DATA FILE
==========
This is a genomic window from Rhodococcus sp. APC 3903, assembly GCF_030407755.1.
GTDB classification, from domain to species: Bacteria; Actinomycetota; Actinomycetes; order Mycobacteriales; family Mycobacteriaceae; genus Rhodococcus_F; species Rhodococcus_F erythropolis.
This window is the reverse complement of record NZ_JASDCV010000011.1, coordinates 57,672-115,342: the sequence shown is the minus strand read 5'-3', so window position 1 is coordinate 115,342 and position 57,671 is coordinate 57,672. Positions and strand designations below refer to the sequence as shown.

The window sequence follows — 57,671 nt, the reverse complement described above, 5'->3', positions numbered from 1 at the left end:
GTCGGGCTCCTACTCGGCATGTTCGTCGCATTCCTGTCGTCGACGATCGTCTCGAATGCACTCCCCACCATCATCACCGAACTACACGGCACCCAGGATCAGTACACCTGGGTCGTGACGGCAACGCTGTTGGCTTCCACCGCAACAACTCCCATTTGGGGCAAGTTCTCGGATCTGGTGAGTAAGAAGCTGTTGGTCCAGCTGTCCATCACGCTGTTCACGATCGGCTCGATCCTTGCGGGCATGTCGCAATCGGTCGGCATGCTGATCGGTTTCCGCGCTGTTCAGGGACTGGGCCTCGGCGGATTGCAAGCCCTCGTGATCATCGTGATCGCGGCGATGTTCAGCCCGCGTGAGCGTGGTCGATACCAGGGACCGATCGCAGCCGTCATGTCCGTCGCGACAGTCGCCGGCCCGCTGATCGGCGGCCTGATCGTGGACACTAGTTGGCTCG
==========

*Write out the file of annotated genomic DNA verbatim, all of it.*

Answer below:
This is a genomic window from Rhodococcus sp. APC 3903, assembly GCF_030407755.1.
GTDB classification, from domain to species: Bacteria; Actinomycetota; Actinomycetes; order Mycobacteriales; family Mycobacteriaceae; genus Rhodococcus_F; species Rhodococcus_F erythropolis.
This window is the reverse complement of record NZ_JASDCV010000011.1, coordinates 57,672-115,342: the sequence shown is the minus strand read 5'-3', so window position 1 is coordinate 115,342 and position 57,671 is coordinate 57,672. Positions and strand designations below refer to the sequence as shown.

The window sequence follows — 57,671 nt, the reverse complement described above, 5'->3', positions numbered from 1 at the left end:
GTCGGGCTCCTACTCGGCATGTTCGTCGCATTCCTGTCGTCGACGATCGTCTCGAATGCACTCCCCACCATCATCACCGAACTACACGGCACCCAGGATCAGTACACCTGGGTCGTGACGGCAACGCTGTTGGCTTCCACCGCAACAACTCCCATTTGGGGCAAGTTCTCGGATCTGGTGAGTAAGAAGCTGTTGGTCCAGCTGTCCATCACGCTGTTCACGATCGGCTCGATCCTTGCGGGCATGTCGCAATCGGTCGGCATGCTGATCGGTTTCCGCGCTGTTCAGGGACTGGGCCTCGGCGGATTGCAAGCCCTCGTGATCATCGTGATCGCGGCGATGTTCAGCCCGCGTGAGCGTGGTCGATACCAGGGACCGATCGCAGCCGTCATGTCCGTCGCGACAGTCGCCGGCCCGCTGATCGGCGGCCTGATCGTGGACACTAGTTGGCTCG